The American Heart Association Thinks You Should Get More Omega-3s

AdobeStock_193863958

If you follow the news, you’ve probably been getting some mixed messages about whether or not Omega-3 fish oil is good for your heart. Many news stories have reported on the fact that supportive research shows that consumption of EPA and DHA Omega-3 fatty acids may reduce the risk of coronary heart disease. But every now and then, a study finding no benefit gets outsized attention. So, it’s good to know the American Heart Association (AHA) is pro-Omega-3. 

The American Heart Association on Fish

Just last month, the organization issued a science advisory on the subject of seafood Omega-3 fatty acids and cardiovascular health. In it, the AHA summarizes the evidence showing the beneficial effects that Omega-3 fatty acids from seafood have on the health of the heart and blood vessels.*[1] 

The advisory also makes a recommendation: If you want to keep your heart and blood vessels healthy, eat 1-2 seafood meals per week. This is consistent with its previous recommendation to eat fish (particularly fatty fish) at least two times (two servings) per week. (A serving is 3.5 ounces cooked or about ¾ cup of flaked fish.)

Okay, so the AHA thinks you should eat more fish. But where does it stand on Omega-3 supplements? We’re glad you asked. 

THE AMERICAN HEART ASSOCIATION ON omega-3 supplements

In March of last year, the AHA issued another advisory that specifically addressed how Omega-3 fish oil supplements impact cardiovascular health. After reviewing numerous large, randomized controlled clinical studies — the gold standard of scientific research — the AHA concluded that Omega-3 fish oil supplements have specific benefits for heart health, especially among certain populations.*[2]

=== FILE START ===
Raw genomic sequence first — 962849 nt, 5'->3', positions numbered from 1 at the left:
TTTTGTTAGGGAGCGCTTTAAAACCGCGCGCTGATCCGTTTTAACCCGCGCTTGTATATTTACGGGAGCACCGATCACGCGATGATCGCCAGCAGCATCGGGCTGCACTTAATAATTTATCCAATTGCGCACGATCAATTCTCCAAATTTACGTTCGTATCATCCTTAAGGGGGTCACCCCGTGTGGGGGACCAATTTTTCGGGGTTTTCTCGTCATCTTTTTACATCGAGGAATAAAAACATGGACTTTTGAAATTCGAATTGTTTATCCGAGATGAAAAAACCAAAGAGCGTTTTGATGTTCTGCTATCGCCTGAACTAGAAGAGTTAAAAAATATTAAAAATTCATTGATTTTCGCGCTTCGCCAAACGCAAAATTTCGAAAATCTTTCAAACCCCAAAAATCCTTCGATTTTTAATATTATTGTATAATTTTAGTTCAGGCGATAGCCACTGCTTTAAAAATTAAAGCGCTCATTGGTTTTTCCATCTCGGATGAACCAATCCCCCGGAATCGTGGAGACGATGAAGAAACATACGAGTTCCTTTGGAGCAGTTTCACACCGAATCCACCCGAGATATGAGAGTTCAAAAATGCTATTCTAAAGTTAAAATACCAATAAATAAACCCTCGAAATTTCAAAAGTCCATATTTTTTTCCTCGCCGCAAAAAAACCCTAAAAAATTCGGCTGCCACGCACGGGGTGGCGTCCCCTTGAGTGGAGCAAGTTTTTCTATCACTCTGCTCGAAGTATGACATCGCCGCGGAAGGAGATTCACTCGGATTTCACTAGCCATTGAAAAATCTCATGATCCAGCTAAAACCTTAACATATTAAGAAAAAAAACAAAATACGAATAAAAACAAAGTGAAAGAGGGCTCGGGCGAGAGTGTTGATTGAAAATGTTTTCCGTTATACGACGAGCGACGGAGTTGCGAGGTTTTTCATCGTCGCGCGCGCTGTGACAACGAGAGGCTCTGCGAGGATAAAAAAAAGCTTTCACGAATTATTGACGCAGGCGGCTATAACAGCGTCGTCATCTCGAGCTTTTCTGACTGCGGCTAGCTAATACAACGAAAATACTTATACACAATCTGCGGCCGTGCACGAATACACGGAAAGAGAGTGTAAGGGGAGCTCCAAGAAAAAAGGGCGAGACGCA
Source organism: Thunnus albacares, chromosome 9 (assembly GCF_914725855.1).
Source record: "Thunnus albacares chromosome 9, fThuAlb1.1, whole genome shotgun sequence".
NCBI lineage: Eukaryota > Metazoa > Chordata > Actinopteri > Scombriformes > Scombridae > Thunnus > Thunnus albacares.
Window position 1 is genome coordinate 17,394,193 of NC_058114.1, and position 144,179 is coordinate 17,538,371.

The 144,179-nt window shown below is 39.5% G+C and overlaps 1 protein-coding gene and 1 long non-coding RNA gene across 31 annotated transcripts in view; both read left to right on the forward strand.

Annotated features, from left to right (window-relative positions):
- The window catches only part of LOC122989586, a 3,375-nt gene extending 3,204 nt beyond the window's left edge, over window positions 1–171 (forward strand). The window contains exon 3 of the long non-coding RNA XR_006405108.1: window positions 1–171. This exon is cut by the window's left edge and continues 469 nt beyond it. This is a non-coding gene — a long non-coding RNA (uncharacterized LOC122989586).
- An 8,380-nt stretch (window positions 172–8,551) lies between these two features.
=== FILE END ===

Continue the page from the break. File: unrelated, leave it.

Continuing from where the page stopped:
So how much should you be taking?

Here’s what the AHA recommends:[3]

Population

Recommendation

Patients without documented coronary heart disease

Eat a variety of (preferably oil) fish at least 2x per week. Include oils and foods rich in alpha-linolenic acid (flaxseed, canola, and soybean oils; flaxseed and walnuts)

Patients with documented coronary heart disease

Consume ~ 1 gram of EPA+DHA per day, preferably from oily fish.

 

If you don’t consistently eat fish, or you’re concerned about the mercury levels, consider supplementation. You can get about the same amount of Omega-3s provided by 7 ounces of salmon (3,600 mg) by taking 500 mg of EPA+DHA per day.[4]

References

[1] Rimm EB, et al. Circulation. 2018 May 17.

[2] Siscovick DS, et al. Circulation. 2017 Apr 11; 135(15):e867-e884.

[3] Kris-Etherton PM, Harris WS, Appel LJ. Circulation. 2002 Nov 19;106(21)2747-57.

[4] National Institutes of Health. Omega-3 Fatty Acids. Updated March 2, 2018. https://ods.od.nih.gov/factsheets/Omega3FattyAcids-HealthProfessional/#h3

 

Comments